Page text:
It’s important to sleep regularly every night.
Use Intermittent Fasting to Get into Ketosis
Since you will be consuming minimal carbohydrates on your Keto Diet, intermittent fasting teaches your body to use the stored fat in your body for energy, as opposed to the fat you are consuming.
The body’s glycemic index will reduce, and leptin hormone levels will become regulated.
This process of intermittent fasting trains your body to feel full longer and promotes a continual cycle of ketosis.
Why Do I Feel So Hungry?
Leptin, a natural hormone, is released in the body when enough fat is stored, telling your body that it is full and needs to burn that fuel for energy.
However, your body may become resistant to Leptin when too much fat is being consumed, requiring an overproduction of Leptin to feel full.
Many professionals in the health field have compared Leptin Resistance to Insulin Resistance in diabetes patients (2).
By regulating your fat consumption in the Keto Diet, you can return your Leptin levels to normal, resulting in feeling satiated faster and increasing weight loss.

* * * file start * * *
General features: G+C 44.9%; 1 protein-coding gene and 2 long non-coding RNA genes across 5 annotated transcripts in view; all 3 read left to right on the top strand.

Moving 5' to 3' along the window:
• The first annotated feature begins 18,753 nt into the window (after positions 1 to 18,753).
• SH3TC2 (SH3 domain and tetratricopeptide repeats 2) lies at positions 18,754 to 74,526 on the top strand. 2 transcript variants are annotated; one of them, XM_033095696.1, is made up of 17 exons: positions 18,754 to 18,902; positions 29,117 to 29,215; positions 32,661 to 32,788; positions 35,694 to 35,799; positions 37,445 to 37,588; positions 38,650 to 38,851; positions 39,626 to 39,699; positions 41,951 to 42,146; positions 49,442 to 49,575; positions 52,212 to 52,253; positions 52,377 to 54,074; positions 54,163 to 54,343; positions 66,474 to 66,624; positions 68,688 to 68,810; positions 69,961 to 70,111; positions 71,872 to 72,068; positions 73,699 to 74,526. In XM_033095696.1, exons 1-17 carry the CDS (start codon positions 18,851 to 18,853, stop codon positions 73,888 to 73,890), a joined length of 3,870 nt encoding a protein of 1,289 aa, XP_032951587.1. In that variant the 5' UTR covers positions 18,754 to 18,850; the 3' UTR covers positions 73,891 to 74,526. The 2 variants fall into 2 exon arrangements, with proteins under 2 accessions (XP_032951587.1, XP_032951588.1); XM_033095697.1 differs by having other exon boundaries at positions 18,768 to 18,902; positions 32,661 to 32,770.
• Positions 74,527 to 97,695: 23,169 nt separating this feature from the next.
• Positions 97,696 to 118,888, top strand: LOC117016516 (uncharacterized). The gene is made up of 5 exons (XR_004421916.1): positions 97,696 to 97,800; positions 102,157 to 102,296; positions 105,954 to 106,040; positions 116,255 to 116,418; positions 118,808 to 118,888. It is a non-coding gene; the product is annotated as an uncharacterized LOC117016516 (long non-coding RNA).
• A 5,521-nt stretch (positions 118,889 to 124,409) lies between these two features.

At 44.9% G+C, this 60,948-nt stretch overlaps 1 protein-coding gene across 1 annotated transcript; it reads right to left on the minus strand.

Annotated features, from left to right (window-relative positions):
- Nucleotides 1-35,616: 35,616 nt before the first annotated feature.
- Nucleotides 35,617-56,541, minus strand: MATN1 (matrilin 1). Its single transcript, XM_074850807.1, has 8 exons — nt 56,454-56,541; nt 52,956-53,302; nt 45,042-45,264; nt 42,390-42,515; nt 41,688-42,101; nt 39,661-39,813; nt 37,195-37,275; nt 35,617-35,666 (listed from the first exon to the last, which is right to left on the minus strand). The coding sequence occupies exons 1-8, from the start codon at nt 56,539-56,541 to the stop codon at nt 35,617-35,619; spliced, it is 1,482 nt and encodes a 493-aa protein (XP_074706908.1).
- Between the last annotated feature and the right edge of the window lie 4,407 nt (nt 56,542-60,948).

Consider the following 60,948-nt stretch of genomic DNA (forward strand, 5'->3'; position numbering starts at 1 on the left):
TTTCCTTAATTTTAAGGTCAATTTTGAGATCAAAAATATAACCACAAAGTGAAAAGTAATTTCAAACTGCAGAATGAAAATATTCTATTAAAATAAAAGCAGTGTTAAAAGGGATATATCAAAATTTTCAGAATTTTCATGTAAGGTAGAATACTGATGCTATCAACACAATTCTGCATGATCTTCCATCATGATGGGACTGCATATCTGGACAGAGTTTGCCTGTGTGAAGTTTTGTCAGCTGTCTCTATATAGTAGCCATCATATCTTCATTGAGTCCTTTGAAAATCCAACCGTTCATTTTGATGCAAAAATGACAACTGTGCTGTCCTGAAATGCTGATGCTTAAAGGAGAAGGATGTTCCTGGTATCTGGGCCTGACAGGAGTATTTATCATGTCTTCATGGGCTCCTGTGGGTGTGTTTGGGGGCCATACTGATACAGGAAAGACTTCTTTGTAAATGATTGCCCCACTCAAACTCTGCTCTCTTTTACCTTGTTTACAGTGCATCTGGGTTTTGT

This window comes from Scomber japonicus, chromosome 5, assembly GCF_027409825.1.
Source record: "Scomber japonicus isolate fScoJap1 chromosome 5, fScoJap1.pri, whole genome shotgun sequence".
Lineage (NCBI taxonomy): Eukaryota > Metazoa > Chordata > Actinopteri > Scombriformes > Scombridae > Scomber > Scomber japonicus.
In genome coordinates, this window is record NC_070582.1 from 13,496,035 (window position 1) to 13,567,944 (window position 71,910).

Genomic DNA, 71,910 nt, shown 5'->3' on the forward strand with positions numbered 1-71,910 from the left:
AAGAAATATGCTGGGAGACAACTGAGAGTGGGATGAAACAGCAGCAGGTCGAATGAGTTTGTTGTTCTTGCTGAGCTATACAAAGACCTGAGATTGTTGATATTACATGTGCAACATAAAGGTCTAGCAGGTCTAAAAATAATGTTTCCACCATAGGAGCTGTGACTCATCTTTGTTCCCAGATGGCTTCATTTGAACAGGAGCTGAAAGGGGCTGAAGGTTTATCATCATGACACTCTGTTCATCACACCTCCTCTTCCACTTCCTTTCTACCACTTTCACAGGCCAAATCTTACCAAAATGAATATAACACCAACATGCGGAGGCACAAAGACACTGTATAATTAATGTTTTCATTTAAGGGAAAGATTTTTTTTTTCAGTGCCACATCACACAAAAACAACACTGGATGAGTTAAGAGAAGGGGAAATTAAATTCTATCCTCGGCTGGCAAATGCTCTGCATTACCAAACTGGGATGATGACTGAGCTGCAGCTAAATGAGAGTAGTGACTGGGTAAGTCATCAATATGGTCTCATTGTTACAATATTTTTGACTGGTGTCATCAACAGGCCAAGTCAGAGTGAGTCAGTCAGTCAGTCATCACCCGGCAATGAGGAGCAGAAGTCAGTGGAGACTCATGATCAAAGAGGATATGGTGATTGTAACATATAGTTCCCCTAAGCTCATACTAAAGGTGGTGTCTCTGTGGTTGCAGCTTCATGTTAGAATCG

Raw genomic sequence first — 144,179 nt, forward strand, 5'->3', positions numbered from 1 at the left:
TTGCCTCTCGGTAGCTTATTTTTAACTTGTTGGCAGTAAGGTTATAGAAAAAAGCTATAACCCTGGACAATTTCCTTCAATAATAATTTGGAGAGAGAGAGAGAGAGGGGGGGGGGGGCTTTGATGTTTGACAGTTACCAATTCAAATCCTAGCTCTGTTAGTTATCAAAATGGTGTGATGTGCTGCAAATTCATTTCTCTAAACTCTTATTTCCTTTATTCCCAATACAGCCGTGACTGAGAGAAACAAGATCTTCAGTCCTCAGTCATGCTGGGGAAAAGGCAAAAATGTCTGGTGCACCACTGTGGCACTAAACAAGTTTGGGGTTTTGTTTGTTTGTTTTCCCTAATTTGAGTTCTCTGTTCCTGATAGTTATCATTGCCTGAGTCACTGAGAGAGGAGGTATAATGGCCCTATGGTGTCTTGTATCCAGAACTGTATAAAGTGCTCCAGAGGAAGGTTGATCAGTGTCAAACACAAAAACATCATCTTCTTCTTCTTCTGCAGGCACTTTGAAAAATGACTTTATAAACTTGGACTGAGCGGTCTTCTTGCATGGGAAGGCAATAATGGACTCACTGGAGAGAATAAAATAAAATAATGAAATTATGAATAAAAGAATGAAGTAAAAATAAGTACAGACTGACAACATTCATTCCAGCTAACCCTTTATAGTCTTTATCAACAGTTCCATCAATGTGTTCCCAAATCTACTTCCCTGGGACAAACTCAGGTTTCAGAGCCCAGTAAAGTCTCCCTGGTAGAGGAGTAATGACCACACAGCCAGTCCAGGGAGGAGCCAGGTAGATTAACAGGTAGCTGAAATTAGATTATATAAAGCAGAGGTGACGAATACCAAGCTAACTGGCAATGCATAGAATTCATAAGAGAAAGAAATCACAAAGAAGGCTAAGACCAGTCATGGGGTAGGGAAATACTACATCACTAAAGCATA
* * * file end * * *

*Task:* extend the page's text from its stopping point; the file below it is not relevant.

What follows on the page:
How to Calculate Your Macros
Short for macronutrients, “macros” account for the protein, fat, and carbohydrates in your diet, usually calculated in grams.
In the Keto Diet, tracking and regulating your macros are a necessity for putting your body in a state of ketosis and maintaining weight loss.
The weight of grams you should consume of each macro is determined by your body fat percentage, how much weight you want to lose, and other details, like your height and current weight.
We will show you what tools you can use to determine your macros.
Why Macros are Important
Counting macros is more crucial than just counting calories since the number of calories alone doesn’t consider the quality of the calories you are consuming.
Focusing on your macros will teach your body to produce energy from burning healthy fats and lean protein instead of sugar from carbohydrates.
Eating the right amount of macros will also help you feel full and avoid symptoms of keto flu.
You can use a Keto Macro Calculator to determine how many grams of each macro you should consume on a daily basis.
How to Use a Keto Macro Calculator
A Keto Macro Calculator will use your gender, height, weight, and body fat percentage to determine how many macros you should consume daily to maintain ketosis.